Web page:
This is a page turner in the "James Bond" style starring a Vietnam veteran, Tom Brenner, now a retired investigator for the Army's Criminal Investigat...moreThis is a page turner in the "James Bond" style starring a Vietnam veteran, Tom Brenner, now a retired investigator for the Army's Criminal Investigation Unit. Brenner is persuaded to return to Vietnam to help solve a murder that occurred decades earlier during the Tet Offensive. He meets and partners with a young American woman, Susan Weber, who appears to be a business executive for an American company with investments in Vietnam. Pursing them from Brenner's arrival in Ho Chi Minh city (Saigon) onward, is Colonel Mane of the Vietnamese Internal Security Agency.
The duo travels to the most isolated, mountainous northern border of Vietnam in search of the only witness to the murder under investigation. The style is brisk and always in scene and I often found myself reading way past my bedtime. However, there is more here than the usual best seller, formulaic tale of espionage. Recollections of the Vietnam war haunt these pages and are related from the perspectives of American, South Vietnamese and North Vietnamese veterans. This tapestry of suffering, and violence is always a backdrop to the characters' narrow escapes and nail biting adventures. Names resonate with readers like me who were young at the time and keenly aware of that conflict: Da Nang, Camron Bay, Hue, Quen Tre, Hanoi, trigger memories, emotions and images from that war. While you won't find the depth of books like, The Things They Carried, it is well worth the read. (less)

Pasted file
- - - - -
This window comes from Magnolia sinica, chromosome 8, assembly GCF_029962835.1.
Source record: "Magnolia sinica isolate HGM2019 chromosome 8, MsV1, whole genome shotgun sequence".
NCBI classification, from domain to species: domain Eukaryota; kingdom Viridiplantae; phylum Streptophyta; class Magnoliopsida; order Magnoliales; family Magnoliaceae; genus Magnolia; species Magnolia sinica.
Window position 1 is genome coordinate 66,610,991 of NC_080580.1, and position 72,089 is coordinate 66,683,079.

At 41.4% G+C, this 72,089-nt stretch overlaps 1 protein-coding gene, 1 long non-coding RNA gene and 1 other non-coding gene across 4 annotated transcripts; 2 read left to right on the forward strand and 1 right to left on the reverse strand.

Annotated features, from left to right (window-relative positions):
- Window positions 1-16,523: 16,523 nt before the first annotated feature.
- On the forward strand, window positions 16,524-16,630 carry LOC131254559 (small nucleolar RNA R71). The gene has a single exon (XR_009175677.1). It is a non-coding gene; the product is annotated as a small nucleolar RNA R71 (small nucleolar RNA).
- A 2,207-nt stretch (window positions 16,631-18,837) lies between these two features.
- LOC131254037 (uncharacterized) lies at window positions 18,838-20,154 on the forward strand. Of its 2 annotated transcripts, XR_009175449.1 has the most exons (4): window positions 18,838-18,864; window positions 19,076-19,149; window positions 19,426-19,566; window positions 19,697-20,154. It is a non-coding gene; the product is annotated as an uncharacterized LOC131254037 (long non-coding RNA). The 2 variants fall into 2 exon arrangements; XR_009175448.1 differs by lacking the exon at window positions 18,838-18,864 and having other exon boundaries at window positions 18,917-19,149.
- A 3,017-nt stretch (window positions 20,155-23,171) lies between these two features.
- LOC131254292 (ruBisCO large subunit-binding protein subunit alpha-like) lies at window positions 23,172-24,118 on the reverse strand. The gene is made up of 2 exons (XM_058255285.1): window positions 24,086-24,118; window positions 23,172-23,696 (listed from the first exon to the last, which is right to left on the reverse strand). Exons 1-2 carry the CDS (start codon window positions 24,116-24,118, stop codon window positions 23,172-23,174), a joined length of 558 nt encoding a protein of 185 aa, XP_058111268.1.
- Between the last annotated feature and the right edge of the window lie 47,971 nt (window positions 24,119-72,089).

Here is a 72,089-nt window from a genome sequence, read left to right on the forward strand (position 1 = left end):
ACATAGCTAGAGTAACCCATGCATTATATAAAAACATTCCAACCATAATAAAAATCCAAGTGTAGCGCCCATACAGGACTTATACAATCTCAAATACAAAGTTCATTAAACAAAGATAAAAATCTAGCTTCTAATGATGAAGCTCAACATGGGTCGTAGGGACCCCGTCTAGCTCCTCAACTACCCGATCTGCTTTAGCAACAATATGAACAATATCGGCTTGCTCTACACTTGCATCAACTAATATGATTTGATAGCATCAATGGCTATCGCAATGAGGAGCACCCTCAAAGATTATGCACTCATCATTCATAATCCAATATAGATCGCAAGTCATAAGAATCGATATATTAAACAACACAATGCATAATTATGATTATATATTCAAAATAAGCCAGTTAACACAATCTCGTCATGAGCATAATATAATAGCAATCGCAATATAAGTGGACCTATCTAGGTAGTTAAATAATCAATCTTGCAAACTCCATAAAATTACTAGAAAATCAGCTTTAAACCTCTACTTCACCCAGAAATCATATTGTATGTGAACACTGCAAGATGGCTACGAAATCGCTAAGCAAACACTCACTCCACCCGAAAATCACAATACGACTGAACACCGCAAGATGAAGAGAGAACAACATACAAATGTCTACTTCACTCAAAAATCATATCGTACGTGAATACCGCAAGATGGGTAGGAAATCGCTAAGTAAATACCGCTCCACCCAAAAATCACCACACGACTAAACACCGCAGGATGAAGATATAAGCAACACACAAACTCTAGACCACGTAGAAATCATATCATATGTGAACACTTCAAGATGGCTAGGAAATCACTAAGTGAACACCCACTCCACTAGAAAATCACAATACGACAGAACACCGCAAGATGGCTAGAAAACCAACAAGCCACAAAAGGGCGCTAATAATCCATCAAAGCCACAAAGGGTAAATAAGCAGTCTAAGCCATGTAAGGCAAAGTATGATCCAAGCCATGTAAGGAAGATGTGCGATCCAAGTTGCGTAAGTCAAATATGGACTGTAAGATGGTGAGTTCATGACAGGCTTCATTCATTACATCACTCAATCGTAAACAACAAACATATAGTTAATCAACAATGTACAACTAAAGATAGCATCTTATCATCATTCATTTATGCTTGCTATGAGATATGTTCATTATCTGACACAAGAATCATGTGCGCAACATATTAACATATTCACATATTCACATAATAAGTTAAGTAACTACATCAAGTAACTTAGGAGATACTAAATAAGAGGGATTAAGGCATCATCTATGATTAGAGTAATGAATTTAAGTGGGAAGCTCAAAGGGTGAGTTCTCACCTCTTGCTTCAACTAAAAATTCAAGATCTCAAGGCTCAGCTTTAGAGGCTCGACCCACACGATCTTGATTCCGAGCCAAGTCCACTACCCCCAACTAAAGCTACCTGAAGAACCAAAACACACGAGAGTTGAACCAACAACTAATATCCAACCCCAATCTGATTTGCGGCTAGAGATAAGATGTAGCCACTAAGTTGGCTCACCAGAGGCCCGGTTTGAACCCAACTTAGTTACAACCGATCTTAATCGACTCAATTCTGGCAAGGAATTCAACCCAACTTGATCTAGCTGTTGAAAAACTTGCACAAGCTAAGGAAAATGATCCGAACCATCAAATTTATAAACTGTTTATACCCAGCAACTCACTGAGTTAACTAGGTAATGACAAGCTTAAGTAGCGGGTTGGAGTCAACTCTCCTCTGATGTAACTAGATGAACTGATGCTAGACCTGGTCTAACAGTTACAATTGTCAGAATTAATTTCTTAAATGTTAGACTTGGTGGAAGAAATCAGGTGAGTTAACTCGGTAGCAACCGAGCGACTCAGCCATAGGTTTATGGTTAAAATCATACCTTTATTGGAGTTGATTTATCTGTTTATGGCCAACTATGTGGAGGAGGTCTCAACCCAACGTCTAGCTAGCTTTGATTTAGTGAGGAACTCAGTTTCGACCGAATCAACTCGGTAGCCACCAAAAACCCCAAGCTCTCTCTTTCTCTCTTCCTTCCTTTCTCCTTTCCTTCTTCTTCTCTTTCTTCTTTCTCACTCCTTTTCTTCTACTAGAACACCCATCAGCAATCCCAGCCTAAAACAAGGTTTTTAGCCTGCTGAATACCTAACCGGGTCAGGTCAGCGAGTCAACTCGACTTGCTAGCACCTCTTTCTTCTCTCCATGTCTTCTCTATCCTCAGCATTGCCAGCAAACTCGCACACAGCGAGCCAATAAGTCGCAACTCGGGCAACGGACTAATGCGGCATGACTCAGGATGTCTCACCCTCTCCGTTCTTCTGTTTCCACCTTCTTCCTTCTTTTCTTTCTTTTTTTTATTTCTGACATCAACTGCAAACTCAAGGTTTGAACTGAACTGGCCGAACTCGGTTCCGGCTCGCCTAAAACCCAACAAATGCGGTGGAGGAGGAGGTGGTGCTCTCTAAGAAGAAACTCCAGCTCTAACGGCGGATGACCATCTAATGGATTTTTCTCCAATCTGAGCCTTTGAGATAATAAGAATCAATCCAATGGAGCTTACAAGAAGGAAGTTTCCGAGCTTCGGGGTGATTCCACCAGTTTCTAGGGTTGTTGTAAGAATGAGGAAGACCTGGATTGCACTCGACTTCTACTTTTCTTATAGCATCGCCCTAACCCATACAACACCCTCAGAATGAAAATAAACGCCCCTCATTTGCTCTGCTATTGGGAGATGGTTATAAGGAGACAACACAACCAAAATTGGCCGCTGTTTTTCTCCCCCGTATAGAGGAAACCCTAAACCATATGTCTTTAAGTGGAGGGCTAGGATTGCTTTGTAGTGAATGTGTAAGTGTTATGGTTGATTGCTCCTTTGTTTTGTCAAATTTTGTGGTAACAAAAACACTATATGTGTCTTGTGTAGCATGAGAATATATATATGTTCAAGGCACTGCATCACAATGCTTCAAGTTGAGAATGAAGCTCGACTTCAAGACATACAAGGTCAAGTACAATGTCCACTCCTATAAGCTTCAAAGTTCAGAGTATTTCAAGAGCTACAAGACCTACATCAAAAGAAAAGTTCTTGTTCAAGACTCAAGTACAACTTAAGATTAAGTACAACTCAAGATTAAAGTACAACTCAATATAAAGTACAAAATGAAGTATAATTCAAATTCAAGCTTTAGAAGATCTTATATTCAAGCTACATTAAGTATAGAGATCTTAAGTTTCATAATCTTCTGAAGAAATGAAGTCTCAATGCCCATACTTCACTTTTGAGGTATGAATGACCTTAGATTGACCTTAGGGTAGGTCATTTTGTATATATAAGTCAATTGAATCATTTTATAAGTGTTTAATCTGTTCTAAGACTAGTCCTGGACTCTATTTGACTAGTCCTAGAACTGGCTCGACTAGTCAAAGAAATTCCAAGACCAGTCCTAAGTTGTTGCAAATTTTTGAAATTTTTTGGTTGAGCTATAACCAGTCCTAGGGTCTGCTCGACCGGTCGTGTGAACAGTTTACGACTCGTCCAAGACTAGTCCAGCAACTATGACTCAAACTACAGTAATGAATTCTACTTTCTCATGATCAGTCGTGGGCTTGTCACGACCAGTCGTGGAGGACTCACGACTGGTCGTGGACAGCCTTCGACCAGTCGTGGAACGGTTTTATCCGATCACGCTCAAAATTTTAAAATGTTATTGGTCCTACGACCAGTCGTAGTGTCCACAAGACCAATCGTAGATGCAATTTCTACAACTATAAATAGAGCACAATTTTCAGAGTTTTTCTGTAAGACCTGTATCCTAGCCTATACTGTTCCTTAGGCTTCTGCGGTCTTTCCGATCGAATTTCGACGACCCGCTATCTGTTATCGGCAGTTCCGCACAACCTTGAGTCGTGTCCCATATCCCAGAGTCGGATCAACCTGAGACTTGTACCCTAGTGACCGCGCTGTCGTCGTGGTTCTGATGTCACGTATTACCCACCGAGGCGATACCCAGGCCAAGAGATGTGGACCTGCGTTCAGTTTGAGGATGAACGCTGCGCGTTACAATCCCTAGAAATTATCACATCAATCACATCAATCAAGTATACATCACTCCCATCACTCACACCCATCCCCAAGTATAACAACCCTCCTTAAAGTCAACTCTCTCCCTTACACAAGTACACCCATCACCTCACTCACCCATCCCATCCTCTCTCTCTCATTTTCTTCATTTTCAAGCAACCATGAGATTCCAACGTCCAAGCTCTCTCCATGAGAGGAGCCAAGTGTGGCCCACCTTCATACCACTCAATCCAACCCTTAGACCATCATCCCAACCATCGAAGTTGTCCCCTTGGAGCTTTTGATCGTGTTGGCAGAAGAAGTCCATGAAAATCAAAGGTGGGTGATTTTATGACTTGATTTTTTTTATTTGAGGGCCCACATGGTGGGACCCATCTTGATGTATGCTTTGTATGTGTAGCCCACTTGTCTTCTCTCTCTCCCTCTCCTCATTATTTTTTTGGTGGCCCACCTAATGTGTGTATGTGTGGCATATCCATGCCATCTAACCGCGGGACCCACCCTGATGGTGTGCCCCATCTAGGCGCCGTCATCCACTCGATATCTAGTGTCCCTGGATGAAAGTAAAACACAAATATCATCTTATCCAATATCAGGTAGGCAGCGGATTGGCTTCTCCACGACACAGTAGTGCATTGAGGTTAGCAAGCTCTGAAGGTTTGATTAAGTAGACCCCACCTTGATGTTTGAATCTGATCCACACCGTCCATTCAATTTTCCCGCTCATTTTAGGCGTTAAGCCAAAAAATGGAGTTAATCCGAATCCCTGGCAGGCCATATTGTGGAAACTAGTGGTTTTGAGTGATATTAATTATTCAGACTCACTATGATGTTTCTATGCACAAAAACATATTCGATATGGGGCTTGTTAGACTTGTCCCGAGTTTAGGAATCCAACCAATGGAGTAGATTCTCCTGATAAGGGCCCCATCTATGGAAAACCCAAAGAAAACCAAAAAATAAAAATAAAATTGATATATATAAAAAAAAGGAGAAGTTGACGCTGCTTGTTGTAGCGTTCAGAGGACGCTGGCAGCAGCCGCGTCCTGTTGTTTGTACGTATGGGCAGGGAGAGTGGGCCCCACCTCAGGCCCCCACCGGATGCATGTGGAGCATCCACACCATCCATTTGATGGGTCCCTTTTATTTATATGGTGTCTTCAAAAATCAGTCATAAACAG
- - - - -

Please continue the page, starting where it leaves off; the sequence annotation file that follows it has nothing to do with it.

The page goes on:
A great scientific thriller set in the depths or our ocean, this is a book that taught me a great deal about the science of what is happening to life...moreA great scientific thriller set in the depths or our ocean, this is a book that taught me a great deal about the science of what is happening to life in the ocean as man changes the earths environment.It also provides a tale of intrigue, exploration, new technologies and clashing personalities and cultures. Set in a time shortly in the future, man has pushed the limits of what the creatures living in the oceans can tolerate. They marine creatures work as a "swarm", a biological community, complete with a terrorist element, to defeat man's efforts and restore biological balance to the seas. At times the explainations of the science behind what is happening can be frustrating, but the reader with perseverance will be rewarded by this combination of education and entertainment. (Also note that the English translation, done by a British writer, can be a bit puzzling to the American reader. The humans characters come from all over the globe and represent a diverse variety of viewpoints, from Leon Anawak, a Canadian of the "first people", to the Swedish scientist, Johansson, who loves wine, women and his lakeside vacation house. Tsunamis, rampaging whales, giant squid and swarms of jelly fish act together in an effort to stop man's depredations. The United States military and oil corporations are the ultimate "bad guys" but, in their arrogance, even they are no match for the swarm. At 850+ pages, you will be reading this book for a while, but it is well worth the effort. You will never look at the ocean in the same way again.(less)